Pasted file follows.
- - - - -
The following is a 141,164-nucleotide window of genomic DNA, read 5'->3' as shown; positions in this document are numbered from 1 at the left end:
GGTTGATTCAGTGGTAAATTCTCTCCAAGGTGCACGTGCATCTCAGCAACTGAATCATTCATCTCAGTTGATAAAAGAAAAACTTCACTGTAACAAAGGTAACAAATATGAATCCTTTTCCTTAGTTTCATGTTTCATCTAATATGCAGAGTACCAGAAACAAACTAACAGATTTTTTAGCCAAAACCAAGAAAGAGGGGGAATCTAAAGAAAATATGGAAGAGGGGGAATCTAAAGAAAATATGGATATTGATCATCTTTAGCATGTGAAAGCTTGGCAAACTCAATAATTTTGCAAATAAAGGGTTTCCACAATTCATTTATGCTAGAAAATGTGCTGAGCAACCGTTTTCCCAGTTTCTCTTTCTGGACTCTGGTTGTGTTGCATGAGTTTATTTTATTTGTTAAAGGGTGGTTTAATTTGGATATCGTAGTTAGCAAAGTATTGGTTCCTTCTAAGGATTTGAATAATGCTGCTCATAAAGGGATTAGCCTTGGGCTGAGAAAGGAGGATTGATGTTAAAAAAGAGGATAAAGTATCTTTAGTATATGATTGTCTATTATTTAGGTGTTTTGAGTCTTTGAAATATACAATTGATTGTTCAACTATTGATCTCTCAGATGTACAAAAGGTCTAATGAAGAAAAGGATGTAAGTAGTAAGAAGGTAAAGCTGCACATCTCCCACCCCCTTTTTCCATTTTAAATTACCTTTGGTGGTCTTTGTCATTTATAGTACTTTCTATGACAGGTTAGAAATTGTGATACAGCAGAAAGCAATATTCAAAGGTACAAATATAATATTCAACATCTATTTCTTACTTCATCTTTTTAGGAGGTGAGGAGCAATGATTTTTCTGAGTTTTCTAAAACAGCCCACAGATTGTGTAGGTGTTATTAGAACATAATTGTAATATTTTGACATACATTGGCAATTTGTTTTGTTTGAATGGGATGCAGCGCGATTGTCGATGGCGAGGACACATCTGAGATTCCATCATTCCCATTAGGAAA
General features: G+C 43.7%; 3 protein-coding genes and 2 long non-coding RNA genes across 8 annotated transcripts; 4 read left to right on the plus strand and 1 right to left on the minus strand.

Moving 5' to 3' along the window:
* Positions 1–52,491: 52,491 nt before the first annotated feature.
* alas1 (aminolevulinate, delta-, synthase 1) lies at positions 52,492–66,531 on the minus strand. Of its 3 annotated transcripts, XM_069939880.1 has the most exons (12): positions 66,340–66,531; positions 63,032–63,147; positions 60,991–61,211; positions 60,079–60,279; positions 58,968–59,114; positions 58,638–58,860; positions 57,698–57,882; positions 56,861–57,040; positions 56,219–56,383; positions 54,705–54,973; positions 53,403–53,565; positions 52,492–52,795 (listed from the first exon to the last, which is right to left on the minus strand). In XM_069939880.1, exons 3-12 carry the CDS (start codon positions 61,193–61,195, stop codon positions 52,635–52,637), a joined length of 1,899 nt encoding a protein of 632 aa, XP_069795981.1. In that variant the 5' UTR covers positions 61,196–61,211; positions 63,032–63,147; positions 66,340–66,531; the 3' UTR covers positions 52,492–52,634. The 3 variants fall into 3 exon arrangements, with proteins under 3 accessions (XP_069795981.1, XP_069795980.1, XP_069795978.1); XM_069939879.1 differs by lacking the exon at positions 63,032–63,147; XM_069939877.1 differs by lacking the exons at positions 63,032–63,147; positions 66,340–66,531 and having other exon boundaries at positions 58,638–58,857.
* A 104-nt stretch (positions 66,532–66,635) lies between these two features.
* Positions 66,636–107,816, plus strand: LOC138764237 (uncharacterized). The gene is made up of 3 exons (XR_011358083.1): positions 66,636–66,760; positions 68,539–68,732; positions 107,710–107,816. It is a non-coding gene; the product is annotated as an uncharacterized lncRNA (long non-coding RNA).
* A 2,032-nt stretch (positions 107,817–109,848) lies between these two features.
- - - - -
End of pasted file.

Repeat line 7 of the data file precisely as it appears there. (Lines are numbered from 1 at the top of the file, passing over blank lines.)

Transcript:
* A 104-nt stretch (positions 66,532–66,635) lies between these two features.